Notable shifts in asbestos litigation have implications for manufacturing companies that find themselves at risk of toxic tort lawsuits. In this Q&A, Malcolm Brisker, a partner at Goodell DeVries and a leader in toxic tort litigation, explores several common questions about the new landscape for these types of cases.
Malcolm has more than two decades of experience in defending companies in litigation involving, among other things, alleged asbestos, silicosis, coal mine dust, mold, and lead paint exposure. He serves on the working group judicial committee for asbestos litigation for the Circuit Court for Baltimore City and on the steering committee for Asbestos Litigation in the District of Columbia.
Malcolm leads Goodell DeVries's Asbestos Subgroup and handles a significant portion of the firm's asbestos litigation defense practice. Following the departure of a fellow partner earlier this year, Malcolm has expanded his work with product manufacturers, contractors, suppliers, and premises owners and was appointed to a committee for expert witness development for a global manufacturer.
Q: With traditional asbestos litigation giving way to talc filings, how is the plaintiff demographic changing?
A: The demographic of plaintiffs is getting younger. This is partly due to the fact that mesothelioma is being diagnosed earlier and, therefore, those plaintiffs are younger. We are also seeing mixed exposures with talc and asbestos both being pursued, which is causing younger plaintiffs to file lawsuits. Additionally, we are seeing more female plaintiffs in growing numbers of cases from take-home exposures, as well as talc exposures, from make-up and powder products.
Q: How are plaintiffs' arguments evolving as science fails to prove causal links for very low dose asbestos exposures?
A: Plaintiffs are making their arguments simpler so that juries can understand them. They are using asbestos as a general term and not going into fiber type as much as they used to. Now, they are trying to use experts who will opine that any asbestos exposure can cause mesothelioma and other cancers, and that almost any exposure is a significant exposure.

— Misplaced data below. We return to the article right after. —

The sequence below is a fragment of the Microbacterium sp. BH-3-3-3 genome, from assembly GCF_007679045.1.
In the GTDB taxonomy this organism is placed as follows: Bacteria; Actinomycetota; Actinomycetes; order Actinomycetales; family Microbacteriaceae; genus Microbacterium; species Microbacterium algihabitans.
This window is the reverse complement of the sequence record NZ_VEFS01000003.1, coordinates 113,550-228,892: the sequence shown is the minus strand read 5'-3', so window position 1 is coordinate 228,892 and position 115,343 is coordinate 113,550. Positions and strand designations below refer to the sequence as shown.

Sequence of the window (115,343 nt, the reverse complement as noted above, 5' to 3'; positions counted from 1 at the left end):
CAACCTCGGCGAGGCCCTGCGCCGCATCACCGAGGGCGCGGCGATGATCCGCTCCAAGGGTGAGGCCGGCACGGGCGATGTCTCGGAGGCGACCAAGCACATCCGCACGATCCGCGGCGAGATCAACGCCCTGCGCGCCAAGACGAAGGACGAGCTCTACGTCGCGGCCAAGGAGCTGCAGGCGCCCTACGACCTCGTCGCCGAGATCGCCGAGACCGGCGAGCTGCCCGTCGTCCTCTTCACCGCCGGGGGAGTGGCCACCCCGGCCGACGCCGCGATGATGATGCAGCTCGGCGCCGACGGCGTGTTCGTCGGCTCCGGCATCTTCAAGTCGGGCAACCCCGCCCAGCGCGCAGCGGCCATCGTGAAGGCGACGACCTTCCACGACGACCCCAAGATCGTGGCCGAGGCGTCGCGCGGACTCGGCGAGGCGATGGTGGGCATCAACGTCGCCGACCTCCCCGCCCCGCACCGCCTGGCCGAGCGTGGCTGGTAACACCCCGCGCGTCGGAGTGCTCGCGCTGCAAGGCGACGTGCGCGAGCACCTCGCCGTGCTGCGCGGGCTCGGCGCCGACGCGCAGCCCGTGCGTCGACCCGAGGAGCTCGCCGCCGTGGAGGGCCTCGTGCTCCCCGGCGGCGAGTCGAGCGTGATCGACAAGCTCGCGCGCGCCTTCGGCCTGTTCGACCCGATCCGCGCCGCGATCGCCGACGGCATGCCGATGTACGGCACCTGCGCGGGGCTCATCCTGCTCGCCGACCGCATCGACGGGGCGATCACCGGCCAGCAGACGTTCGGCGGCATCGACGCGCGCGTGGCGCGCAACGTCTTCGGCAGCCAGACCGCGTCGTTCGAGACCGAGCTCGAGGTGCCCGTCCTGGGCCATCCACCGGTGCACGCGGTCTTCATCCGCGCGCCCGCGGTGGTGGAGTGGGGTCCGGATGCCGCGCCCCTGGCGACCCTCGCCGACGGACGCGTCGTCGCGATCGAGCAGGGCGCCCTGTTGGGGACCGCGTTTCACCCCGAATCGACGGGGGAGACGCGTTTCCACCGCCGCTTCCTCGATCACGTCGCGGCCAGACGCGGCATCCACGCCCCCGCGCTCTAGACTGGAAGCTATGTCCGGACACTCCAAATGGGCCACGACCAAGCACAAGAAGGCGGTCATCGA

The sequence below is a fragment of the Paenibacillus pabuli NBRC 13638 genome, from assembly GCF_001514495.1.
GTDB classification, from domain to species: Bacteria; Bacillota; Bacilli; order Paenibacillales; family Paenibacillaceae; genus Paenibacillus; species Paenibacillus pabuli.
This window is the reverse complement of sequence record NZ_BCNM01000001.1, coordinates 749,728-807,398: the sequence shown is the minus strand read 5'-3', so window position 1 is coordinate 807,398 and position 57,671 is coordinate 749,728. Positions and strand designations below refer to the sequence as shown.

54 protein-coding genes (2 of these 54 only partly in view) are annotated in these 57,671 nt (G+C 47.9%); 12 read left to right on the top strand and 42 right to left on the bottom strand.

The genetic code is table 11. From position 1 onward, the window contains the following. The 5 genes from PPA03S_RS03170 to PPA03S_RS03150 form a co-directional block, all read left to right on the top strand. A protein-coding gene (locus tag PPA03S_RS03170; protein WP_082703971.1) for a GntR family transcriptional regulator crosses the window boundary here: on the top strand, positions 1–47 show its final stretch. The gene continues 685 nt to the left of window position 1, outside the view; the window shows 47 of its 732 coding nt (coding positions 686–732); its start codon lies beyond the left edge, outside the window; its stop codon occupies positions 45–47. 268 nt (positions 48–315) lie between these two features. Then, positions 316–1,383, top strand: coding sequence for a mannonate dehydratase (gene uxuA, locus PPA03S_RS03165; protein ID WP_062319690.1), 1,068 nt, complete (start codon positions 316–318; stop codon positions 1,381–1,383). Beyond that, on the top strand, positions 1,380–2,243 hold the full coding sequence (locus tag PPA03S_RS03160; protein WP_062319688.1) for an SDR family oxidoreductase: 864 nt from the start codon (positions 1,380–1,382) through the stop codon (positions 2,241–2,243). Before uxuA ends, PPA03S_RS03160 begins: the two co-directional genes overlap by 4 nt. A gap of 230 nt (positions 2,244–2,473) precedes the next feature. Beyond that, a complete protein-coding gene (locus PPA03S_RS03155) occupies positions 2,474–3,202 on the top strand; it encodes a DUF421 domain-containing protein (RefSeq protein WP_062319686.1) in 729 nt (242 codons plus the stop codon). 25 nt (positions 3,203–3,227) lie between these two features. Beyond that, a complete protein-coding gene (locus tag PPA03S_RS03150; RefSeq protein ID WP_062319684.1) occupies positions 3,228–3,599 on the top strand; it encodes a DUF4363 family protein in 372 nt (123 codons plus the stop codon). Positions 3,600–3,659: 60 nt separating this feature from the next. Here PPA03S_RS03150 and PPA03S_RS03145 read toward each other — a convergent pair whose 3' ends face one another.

Q: What trends have we seen in more traditional asbestos litigation over the last few years?
A: For more traditional asbestos cases, we have seen plaintiffs pursue lower doses exposure for caulk and adhesive products, as well as electrical component products, which have no fiber release. Plaintiffs are filing lawsuits for limited exposures and attempting to hide alternative exposures from Navy and insulation product exposures that plaintiffs likely had. However, in the litigation, plaintiffs try to push for the minimal exposures for viable defendants. Therefore, there is more of a need for investigation of alternative exposures that plaintiffs try to hide, and pursue only in the bankruptcy arena.
Q: What are the trends for newer mesothelioma cases?
A: We are seeing more cases against fewer defendants, as more defendants go into bankruptcy. Plaintiffs are pursuing smaller and smaller exposures and trying to capitalize on the remaining defendants that exist. Plaintiffs are also going after different targets, including automobile dealerships for brakes that were sold and respiratory protection manufacturers for respiratory protection equipment. They are also trying to pursue lower dose defendants in an effort to capitalize on the increase in visibility of lawyers to get cases that may have been deemed to be idiopathic in the past. We are also seeing more cases of less aggressive forms of mesothelioma being filed, such as well differentiated papillary mesothelioma, and cases involving women who have secondary exposures to mesothelioma. These cases are pursued more vigorously than they were in the past, when there was a larger body of mesothelioma cases that were pursued in litigation.
See Malcolm's Q&A on virtual asbestos litigation.